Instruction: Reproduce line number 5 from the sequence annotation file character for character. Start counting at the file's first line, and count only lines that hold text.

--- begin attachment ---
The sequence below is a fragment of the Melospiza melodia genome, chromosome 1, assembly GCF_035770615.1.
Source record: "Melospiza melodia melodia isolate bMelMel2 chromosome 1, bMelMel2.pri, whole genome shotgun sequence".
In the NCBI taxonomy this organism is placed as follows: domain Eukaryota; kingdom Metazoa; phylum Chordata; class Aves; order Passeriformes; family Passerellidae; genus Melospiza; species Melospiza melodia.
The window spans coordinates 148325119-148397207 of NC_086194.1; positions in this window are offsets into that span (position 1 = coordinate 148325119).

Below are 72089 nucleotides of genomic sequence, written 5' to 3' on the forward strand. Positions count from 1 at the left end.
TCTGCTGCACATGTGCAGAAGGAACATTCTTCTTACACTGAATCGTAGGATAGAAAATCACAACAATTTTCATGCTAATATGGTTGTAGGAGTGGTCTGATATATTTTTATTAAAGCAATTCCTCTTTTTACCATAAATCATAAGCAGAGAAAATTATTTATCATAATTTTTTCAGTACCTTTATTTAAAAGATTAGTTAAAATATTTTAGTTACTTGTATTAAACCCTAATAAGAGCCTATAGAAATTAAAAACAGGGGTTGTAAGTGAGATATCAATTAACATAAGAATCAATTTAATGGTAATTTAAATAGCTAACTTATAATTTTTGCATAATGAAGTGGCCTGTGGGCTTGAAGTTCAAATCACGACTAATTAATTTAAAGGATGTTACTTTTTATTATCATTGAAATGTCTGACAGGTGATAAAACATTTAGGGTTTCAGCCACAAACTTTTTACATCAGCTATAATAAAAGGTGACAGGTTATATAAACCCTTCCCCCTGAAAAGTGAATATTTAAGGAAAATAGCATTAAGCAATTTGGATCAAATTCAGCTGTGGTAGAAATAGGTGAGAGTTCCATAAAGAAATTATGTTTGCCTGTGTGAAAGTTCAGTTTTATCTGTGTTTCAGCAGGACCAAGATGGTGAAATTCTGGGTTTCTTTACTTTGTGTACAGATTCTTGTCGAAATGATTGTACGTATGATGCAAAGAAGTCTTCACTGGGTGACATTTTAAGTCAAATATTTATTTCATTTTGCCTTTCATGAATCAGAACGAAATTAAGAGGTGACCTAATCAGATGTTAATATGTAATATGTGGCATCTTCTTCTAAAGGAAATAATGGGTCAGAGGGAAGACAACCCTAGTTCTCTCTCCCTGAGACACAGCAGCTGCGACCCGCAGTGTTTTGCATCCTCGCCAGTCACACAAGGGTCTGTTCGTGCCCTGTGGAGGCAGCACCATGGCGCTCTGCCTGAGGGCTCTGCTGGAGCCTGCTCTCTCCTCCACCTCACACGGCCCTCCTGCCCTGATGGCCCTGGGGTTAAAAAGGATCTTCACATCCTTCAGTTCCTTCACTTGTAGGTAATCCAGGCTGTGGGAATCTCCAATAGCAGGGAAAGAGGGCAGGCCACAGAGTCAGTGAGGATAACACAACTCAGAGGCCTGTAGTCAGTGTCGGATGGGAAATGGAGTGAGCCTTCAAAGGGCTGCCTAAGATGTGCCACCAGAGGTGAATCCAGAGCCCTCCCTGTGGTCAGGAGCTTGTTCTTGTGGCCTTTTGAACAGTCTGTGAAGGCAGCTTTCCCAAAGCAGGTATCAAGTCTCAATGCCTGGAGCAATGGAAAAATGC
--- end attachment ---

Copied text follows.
Below are 72089 nucleotides of genomic sequence, written 5' to 3' on the forward strand. Positions count from 1 at the left end.